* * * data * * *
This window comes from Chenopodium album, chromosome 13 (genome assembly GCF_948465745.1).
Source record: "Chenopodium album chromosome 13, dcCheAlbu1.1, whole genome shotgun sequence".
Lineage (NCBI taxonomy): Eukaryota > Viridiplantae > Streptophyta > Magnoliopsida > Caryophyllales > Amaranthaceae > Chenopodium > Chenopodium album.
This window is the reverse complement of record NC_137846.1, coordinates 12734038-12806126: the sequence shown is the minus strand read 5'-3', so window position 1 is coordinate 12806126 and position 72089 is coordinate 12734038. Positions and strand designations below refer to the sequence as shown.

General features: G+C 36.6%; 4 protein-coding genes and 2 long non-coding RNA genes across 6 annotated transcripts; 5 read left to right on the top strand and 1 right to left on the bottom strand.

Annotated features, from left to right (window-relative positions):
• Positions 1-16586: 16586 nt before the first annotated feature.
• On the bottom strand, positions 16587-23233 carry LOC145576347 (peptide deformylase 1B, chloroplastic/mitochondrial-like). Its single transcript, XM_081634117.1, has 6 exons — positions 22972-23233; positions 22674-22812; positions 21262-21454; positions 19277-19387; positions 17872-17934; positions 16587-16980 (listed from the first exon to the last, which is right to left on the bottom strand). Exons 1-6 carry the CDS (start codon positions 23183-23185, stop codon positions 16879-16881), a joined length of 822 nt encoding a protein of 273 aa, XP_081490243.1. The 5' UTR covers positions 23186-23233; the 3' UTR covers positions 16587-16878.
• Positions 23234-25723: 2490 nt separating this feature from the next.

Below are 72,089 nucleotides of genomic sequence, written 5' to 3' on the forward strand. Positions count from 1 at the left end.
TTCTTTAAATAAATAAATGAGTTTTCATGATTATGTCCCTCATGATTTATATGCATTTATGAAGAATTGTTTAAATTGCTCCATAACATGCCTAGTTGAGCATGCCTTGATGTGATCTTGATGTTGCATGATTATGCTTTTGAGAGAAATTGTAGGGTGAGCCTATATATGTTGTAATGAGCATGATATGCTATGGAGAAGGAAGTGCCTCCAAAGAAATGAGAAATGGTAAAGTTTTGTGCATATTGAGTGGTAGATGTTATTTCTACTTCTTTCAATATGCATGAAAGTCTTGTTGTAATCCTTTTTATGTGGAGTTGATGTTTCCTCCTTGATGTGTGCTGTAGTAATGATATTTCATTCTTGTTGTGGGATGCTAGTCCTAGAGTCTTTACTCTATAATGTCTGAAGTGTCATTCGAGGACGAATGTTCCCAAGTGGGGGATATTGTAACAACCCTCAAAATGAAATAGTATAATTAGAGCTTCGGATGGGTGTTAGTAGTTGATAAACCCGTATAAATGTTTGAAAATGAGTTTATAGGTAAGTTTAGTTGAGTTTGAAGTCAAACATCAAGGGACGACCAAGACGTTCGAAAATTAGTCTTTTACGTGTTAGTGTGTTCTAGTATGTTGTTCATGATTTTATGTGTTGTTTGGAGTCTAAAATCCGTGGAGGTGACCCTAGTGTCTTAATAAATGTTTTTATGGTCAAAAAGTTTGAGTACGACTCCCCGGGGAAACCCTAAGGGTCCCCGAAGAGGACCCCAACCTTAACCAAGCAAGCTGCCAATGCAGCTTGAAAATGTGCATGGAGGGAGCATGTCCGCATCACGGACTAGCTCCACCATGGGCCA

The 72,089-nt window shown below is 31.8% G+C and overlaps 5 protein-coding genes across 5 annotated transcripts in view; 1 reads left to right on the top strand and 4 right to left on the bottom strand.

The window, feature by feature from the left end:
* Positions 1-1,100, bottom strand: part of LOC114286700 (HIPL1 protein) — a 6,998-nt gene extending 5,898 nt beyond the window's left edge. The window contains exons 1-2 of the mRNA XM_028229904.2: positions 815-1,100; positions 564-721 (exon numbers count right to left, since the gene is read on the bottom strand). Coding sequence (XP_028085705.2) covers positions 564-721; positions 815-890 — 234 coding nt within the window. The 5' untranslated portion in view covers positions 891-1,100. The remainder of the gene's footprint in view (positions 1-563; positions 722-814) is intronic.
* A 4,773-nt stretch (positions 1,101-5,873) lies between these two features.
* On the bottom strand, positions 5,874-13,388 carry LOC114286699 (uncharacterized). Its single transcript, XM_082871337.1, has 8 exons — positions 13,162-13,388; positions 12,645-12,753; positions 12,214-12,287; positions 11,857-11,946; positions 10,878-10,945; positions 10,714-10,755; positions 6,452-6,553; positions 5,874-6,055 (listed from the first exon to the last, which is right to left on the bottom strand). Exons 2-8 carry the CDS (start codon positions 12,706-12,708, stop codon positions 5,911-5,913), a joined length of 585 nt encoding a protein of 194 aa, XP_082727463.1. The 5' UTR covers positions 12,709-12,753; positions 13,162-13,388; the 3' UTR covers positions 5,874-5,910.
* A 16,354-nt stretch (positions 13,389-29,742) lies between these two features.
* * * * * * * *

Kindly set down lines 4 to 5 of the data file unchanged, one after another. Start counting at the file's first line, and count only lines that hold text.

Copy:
This window is the reverse complement of record NC_137846.1, coordinates 12734038-12806126: the sequence shown is the minus strand read 5'-3', so window position 1 is coordinate 12806126 and position 72089 is coordinate 12734038. Positions and strand designations below refer to the sequence as shown.

General features: G+C 36.6%; 4 protein-coding genes and 2 long non-coding RNA genes across 6 annotated transcripts; 5 read left to right on the top strand and 1 right to left on the bottom strand.